I just got comfy in my bivy bag as I hear a "flap, flap, flap". Well, better check that out then. The wind ripped out the peg I drove into the piece of rotten wood, thus out of the bag, re-stake, and back in. The wind goes strong the whole night, and I sleep a bit unrestful, but by the time my alarm goes off I feel fit. The view is magnificent, the stars slowly fading on my right, while I can see the red of dawn on my left - this will be a fine day.

Pyainur at dawn. EPIC.

We have a late start as the sun slowly creeps over the hill, basking our campsite in morning glory while the mist plays on the lake. The short walk to the car goes quick, and soon we pack up the stuff in the car and head back to the parking lot, where we left the trailer. The sun is making us feel warm and happy, though a cold wind is blowing. We sort out the gear, load the trailer and start the ride back to the village, way ahead of schedule.

Ranger station at the entry to the National Park.

Half way along the road we are stopped - it is the border zone and you always need to carry your passport and documents. We thought this will be a routine check, but what then ensues is interesting: The visitor centre of the NP forgot to give us an important document, and after an hour of discussing we need to follow the Military Police and the official to the village. Our teacher and our Russian classmate handle the situation very calmly, while the rest of the group hits the shop in Paajärvi and stocks up on Vodka and snacks for the trip. After about five and half hours we are free to continue to Finland, having solved the issue and we only needed to pay a minimum fine - the highest fine would have been deportation to your home country!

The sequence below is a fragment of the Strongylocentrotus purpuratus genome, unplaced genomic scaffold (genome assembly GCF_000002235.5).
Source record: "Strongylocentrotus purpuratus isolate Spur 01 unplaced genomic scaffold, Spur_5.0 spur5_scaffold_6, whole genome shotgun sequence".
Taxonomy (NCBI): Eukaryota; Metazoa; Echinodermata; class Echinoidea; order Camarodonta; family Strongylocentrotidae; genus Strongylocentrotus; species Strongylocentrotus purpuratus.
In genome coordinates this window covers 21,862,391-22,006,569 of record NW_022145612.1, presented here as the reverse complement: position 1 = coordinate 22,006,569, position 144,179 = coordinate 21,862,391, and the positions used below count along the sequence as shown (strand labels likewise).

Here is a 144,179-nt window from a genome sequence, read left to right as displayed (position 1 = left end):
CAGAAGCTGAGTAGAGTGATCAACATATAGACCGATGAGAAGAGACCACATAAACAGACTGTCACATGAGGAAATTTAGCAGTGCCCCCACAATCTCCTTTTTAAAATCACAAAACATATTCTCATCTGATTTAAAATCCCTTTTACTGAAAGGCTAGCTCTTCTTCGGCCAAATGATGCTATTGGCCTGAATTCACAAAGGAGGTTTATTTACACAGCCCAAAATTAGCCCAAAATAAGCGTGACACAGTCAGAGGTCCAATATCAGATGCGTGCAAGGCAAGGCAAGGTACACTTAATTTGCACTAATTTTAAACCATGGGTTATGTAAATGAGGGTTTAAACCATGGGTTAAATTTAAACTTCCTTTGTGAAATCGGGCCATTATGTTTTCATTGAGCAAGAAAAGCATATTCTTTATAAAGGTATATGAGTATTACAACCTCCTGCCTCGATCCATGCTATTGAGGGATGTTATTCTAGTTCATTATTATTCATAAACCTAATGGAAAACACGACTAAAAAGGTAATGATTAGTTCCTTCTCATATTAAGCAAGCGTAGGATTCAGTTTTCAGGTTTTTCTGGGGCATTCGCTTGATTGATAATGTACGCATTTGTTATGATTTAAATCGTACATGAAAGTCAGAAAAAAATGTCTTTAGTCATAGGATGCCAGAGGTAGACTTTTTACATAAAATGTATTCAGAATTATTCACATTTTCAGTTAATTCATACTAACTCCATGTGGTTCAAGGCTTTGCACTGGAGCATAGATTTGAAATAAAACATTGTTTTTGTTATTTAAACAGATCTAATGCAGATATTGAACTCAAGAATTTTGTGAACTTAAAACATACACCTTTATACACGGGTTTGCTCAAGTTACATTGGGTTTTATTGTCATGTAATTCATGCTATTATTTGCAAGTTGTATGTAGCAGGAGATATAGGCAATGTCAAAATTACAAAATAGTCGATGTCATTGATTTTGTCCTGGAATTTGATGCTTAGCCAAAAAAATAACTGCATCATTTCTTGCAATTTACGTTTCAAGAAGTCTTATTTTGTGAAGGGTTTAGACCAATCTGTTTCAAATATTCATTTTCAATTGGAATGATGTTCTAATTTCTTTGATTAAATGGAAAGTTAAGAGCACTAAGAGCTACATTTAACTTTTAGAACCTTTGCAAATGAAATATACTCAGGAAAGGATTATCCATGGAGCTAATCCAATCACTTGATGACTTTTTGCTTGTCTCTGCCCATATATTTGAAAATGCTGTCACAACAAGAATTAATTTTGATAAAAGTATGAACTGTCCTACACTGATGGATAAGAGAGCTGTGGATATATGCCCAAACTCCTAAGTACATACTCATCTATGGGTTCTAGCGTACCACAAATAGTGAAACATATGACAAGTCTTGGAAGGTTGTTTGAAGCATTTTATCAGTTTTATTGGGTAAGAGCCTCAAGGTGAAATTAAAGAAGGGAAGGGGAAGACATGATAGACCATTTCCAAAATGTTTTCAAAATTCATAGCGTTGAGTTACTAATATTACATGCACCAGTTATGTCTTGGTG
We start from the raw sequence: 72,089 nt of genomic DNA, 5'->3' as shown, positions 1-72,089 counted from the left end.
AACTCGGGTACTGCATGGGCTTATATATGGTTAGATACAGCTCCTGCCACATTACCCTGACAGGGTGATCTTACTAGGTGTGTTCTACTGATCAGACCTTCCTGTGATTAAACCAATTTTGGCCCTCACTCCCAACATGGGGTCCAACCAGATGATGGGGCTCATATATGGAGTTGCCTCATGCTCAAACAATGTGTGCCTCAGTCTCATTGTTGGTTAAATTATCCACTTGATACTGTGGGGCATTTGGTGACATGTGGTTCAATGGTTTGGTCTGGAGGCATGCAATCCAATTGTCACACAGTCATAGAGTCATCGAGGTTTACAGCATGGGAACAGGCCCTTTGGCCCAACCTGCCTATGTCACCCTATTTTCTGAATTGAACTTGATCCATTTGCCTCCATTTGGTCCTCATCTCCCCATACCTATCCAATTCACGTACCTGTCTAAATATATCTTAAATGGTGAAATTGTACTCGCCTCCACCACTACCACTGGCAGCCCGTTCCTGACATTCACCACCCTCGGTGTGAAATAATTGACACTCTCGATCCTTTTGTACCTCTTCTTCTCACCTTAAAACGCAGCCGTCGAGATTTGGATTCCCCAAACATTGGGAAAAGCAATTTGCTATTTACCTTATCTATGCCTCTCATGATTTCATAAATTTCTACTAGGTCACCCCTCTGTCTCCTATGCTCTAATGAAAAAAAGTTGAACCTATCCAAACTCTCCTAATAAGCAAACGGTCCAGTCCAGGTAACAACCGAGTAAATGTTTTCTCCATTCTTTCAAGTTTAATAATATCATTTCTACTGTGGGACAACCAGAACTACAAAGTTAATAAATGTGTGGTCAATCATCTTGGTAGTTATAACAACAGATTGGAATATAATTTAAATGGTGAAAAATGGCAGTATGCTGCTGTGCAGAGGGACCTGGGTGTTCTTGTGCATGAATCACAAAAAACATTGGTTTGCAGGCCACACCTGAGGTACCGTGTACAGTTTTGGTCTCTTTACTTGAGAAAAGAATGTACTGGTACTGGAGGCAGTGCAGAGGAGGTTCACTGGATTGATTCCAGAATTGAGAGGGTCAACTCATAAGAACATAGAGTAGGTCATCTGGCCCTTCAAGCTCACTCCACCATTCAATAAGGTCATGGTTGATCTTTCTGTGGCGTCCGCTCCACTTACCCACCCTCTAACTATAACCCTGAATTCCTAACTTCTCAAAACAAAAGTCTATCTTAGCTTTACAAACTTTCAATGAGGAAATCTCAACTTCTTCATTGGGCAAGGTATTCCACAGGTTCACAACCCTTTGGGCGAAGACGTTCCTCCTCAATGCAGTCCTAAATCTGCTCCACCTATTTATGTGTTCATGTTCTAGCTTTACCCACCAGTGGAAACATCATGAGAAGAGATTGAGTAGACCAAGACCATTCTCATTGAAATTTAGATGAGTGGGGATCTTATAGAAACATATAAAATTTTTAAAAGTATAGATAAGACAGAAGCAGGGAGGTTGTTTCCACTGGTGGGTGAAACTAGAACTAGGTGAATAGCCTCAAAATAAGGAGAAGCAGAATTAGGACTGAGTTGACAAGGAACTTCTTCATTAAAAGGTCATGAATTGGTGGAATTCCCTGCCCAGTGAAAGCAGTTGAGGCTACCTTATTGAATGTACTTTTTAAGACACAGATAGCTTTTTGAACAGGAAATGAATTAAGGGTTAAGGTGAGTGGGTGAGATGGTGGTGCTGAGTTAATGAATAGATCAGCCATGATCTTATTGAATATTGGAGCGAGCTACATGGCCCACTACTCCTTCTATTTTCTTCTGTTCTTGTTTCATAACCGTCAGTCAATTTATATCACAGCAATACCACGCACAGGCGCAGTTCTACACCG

We are on the road again, the border crossing goes fine and we arrive just in time in Kuusamo to hit the spa (school pays!) to enjoy sauna, steam bath and hot showers after nine days in the wilderness. After everyone is clean we proceed to the local Pizza place, and after we are fully satisfied we hit the hay. The following day is driving back to the school in Kuru, a boring day of driving a good 800 km, but we also survived that.

Well, that was Russia, expedition one. It was beautiful landscape-wise, I was not disappointed, though I would have liked to walk some ridges and more kilometers a day, but being in a group it meant going as fast as the slowest member. The group experience was good as well, I learned to think more about others when guiding/ walking and to help out. I reckon some of the others saw that UL and Lightweight backpacking has its benefits, and I was asked to hold a lecture about it in the coming weeks at school =) I'll report on gear (including the gear list) and food during the coming days, and more detailed reviews of a couple of items in the next weeks.